The Rendell Matrix
David Rendell is a sheep veterinary consultant in western Victoria. He developed this matrix some years ago: the version below is from 2002. He has tested it in the field among his clientele.
Source: The Weekly Times 18.9.2002.
Remember that decision aids are applicable only for the areas for which they have been developed. The WECs (aka FECs) in the table above come mainly from black scour worm and brown stomach worm, with little from barber’s pole worm, apart from farms close to the Victorian coast.
And the make up of ‘scour worms’ can vary from one area to another. In the NSW northern tablelands Trichostronglyus colubriformis tends to be more common than another type of black scour worm, Trichonstronglyus vitrinus, which tends to be more pathogenic and produces fewer eggs. Also, the further one goes north in summer rainfall areas, small brown stomach worm (Ostertagia (Teladorsagia) circumcincta) – a relatively poor egg layer – becomes less common, to the point of being uncommon in Queensland. As one moves south into the non-seasonal and especially the winter rainfall areas of south eastern Australia, T. vitrinus and Ostertagia become more important.
Vet Lab Manual – Industry & Investment NSW (formerly Dept. Primary Industries)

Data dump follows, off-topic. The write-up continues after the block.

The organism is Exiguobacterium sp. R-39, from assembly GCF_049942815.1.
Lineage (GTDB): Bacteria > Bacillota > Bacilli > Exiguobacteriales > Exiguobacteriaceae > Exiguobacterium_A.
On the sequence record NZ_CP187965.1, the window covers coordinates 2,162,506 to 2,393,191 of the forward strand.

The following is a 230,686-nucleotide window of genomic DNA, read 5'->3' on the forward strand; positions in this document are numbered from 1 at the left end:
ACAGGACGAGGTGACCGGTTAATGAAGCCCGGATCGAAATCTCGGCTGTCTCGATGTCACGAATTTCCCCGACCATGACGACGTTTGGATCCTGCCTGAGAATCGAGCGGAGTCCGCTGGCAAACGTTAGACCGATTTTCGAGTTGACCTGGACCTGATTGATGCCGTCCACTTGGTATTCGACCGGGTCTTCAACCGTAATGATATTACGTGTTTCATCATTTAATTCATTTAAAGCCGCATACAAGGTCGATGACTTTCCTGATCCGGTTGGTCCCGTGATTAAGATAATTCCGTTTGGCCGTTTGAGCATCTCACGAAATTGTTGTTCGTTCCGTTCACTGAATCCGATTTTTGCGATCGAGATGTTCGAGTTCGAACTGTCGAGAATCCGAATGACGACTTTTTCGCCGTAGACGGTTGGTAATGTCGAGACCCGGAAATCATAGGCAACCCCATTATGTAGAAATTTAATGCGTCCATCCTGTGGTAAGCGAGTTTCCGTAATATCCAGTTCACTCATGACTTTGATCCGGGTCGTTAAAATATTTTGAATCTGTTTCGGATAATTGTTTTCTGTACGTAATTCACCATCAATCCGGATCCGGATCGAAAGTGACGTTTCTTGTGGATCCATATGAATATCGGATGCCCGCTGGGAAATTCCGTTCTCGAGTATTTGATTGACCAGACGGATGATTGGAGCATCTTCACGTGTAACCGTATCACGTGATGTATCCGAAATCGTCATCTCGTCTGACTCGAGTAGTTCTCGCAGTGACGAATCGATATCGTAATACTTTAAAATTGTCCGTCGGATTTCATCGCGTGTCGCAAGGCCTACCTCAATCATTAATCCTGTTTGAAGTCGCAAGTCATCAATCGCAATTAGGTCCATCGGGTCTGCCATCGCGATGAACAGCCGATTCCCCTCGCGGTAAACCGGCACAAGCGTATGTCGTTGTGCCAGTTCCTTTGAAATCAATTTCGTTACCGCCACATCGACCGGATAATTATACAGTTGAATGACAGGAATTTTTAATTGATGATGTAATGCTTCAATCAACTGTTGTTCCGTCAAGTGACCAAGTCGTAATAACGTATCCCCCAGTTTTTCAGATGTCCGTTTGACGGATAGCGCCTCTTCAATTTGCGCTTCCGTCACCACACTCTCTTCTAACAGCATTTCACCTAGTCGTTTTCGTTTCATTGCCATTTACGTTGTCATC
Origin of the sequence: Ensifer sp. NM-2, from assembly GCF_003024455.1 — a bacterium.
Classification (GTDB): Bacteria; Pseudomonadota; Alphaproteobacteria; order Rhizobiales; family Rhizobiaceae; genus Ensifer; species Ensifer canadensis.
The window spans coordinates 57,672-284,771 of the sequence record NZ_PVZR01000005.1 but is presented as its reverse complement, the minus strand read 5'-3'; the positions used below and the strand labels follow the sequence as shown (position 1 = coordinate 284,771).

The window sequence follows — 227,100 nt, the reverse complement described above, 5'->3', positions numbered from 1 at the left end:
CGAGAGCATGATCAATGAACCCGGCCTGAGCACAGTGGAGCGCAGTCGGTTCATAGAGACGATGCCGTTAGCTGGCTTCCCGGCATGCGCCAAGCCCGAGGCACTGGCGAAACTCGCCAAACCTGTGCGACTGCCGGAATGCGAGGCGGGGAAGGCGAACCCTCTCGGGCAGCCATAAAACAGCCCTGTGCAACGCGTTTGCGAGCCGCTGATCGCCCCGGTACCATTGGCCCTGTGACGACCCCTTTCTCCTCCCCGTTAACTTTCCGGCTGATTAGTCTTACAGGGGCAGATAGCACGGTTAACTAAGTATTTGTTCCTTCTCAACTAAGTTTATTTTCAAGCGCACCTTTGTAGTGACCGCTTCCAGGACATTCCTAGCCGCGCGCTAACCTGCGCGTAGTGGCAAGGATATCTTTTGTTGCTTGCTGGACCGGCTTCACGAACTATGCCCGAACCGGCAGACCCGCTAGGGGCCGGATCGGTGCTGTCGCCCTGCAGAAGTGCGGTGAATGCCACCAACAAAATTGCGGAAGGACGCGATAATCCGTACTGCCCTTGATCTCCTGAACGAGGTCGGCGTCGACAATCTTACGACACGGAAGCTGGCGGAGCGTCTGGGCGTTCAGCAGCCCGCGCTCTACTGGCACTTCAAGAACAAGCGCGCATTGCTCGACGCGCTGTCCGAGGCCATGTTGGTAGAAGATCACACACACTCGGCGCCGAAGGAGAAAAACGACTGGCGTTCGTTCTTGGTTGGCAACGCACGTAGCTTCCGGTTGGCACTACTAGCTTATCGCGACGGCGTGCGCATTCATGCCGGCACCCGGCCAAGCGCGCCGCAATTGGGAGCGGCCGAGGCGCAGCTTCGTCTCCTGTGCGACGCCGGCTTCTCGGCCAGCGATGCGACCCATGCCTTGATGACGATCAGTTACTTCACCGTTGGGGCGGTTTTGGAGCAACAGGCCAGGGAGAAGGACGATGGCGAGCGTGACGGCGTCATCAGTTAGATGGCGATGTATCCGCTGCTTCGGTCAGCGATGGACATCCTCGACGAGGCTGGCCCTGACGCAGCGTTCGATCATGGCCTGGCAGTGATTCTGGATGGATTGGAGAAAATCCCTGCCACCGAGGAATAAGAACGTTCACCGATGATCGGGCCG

Here is a guide to worm egg counts in sheep from the I&I NSW Vet Lab Manual. http://www.dpi.nsw.gov.au/agriculture/vetmanual/specimens-by-discipline/parasitology/egg_counts
These WEC benchmarks may seem alarmingly high: that’s because this table is not really a drench decision aid, but rather a guide to WECs that may be associated with clinical disease.
By the time parasitism is clinically obvious, productivity and economic returns have already taken a substantial hit, hence the lower benchmarks used in most drench decision aids.
In round figures, internal parasites cost the Australian sheep industry $400 million a year, and about 80% of this is from production losses, most of which is not obvious. This is why objective measurement (usually by way of worm egg count monitoring) is an important part of worm control.
Ask the Boss
Ask the Boss is the decision aid in WormBoss. http://www.wool.com/Grow_WormBoss_Ask-the-Boss.htm
The user interacts with Ask the Boss, and a worm egg count result is assumed.
The user is then presented with recommendations.
Decision Aid – IPM-S project (summer rainfall)
This is one of the more recent drench decision aids. It was developed by Lewis Kahn and others (UNE / Sheep CRC) as part of the AWI Integrated Parasite Management-Sheep (IPM-S) Project.
The aid was developed for and tested on several IPM-S project properties in the summer rainfall zone of north eastern NSW and south-eastern Queensland.
The aid’s ‘interface’ can be computer-based (interactive Excel spreadsheet) or hard copy (a table / matrix). Like other aids it aims to take into account a number of factors including WEC, condition of sheep and nutrition.
Below are snapshots (computer-based and hard copy versions):